If you’re on the hunt for a job or think you may be looking in the future (so … nearly all of us), you should be on LinkedIn. You probably already know this, and you probably already have a utilitarian account with your basic vitals on it. But is it an attention-grabbing, job-offer-getting portfolio? Or is it simply an online resume?
These days, your LinkedIn profile is often one of the first ways people will be introduced to you professionally, but few people take advantage of the powerful tools the platform offers. If you’re sending hiring managers to your profile – or better yet, hoping to be discovered by recruiters – you need to polish it to a gleam.
A quick note: Before you start changing things, be sure to turn off notifications to your contacts (look in the upper right corner of your screen for the dialog box). By default, LinkedIn will notify all of your contacts every time you make a change to your profile. While you may want that when changing jobs, you don’t want to inundate contacts with dozens of notifications as you tweak your profile. Plus, you may not want to notify your boss of all these snazzy resume updates if she doesn’t know you’re looking for a job.
1. Get found in search
If a recruiter is looking to fill a position via a LinkedIn search, he’ll probably type in a few keywords related to the position, location, and industry. If you want to get found, those keywords need to be scattered throughout your profile.
Two caveats: Don’t lie (it’ll come back to bite you), and don’t go crazy seeding keywords or your profile will come off as spammy.
Here’s where to put keywords:
- Title: If you’re looking for opportunities, rewrite your job title from whatever the default is to read something like “Financial Analyst for logistics and transportation companies”.
- Summary: Your Summary should be a friendly introduction to who you are and what you offer to employers, written from the first person point of view. A good tactic is to use the first few paragraphs to sell your overall skills, then list off specific skills further down.
- Experience & Volunteer: Rewrite your job titles and descriptions to include specific keywords that relate to the skills you used there. For example, if you want to find new jobs as a project manager, rewrite sentences like “oversaw team in charge of doing X” to read “acted as project manager for X.”
2. Get noticed with a catchy profile pic and headline
Once your profile is showing up in the search, you need to entice a recruiter to click on it. As she’s scanning down the list, you have only a few seconds to convince her that you’re potentially a great fit for the position.
How do you do that?
Start by searching for the job you’d love to have in the search bar, and look at who shows up in the top listings. Notice what parts of their profiles you see:
- Profile picture
- Location & industry
- Current job
That’s all you get! This is another important reason to write a custom headline, rather than just using your current job title – it gives you two distinct lines in the search area to describe yourself, rather than just repeating yourself.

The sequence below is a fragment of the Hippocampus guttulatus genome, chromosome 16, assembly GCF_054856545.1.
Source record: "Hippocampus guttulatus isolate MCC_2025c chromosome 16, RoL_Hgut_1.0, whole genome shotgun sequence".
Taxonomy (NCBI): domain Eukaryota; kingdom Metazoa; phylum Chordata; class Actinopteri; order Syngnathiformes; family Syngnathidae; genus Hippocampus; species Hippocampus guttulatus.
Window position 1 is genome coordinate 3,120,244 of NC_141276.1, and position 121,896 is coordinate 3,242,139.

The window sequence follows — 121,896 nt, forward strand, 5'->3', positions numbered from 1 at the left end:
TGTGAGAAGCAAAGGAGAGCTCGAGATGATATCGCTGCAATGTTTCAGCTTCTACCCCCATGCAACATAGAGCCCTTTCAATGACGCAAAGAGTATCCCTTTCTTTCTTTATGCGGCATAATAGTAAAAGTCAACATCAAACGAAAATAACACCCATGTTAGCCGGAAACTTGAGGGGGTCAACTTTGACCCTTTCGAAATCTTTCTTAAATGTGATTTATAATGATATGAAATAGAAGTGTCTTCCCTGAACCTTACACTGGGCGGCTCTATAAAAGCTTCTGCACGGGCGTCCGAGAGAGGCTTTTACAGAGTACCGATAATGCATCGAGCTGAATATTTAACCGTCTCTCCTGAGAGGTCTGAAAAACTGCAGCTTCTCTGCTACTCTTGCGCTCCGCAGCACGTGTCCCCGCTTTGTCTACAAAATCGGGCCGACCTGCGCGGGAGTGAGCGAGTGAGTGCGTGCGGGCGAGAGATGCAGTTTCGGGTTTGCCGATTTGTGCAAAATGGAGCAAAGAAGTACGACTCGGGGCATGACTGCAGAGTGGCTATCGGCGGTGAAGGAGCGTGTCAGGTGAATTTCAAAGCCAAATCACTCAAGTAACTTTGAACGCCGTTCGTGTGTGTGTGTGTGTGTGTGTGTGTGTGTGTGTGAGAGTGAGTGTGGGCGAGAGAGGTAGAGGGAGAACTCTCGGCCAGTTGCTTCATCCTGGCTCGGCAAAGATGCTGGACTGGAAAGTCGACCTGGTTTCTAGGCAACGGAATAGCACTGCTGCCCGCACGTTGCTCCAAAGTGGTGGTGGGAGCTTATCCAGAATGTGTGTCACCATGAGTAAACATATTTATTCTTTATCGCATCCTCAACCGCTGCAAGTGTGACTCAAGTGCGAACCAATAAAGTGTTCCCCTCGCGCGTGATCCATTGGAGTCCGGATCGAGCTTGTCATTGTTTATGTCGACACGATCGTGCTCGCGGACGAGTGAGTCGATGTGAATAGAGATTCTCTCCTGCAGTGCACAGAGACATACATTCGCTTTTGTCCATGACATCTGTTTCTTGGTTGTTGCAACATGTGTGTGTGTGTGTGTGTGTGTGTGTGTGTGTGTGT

Make sure your profile pic that is both eye-catching and professional, and that it gives you some personality. If you’re not sure what to do, take a look at others in your field – different industries can have different standards for photos. If you’re in a creative field, for example, you may be better off with a more playful choice than if you’re looking for jobs in sales (and, of course, that depends on what you’re selling…).
3. Make your profile eyecatching
The recruiter clicked! Now, what will he find on your profile?
One thing that LinkedIn has that a resume doesn’t is the opportunity to add visuals – so be sure to take advantage of it if you want your profile to stand out.
Add a cover photo. The opportunities here are endless:
- Use a photo of yourself leading a meeting or working at a volunteer event.
- Use a stock photo that illustrates what you do or the industry you’re in.
- Use a nature photo that gets across the mood you want.
- Use a logo banner of the consulting business you’re starting.
Mine is a picture of me running across sand dunes (incidentally taken about 2 seconds before I totally bit it), which I chose because A) it’s a very regional photo, and B) it’s got just the touch of whimsy to fit my personality.
Add rich media to your Summary and Experience. Instead of just writing your skills and accomplishments, draw extra attention to them by using compelling images. To do this, find the Add Media area in your Summary and Experience.
Even if you’re not working in a visual field, this is easy to do. As a writer, I often take screenshots of live articles or the websites of companies I write for in order to illustrate a certain project.
What should you showcase? If you have a particular project or piece of work you want to call attention to, find a photo of it or snap a screen shot. Or, showcase a skill you learned on the job by using a stock photo (try MorgueFile for good free images). Write the skill in the title, and in the description write about your experience. (Here’s another good spot to use keywords.)
Just look at the before-and-after difference between these two entries on my profile:
Congratulations on your attention-getting LinkedIn profile!
If you want to take your LinkedIn game one step further, try using it to actively network with people in your industry, or start building a name for yourself by curating links and publishing your own content.
Jessie this is a super-helpful article! I really appreciate all the practical tips. I have never felt like I knew enough about LinkedIn to use it effectively. Thanks a million!
Great! I’m so glad that helped, Brenda.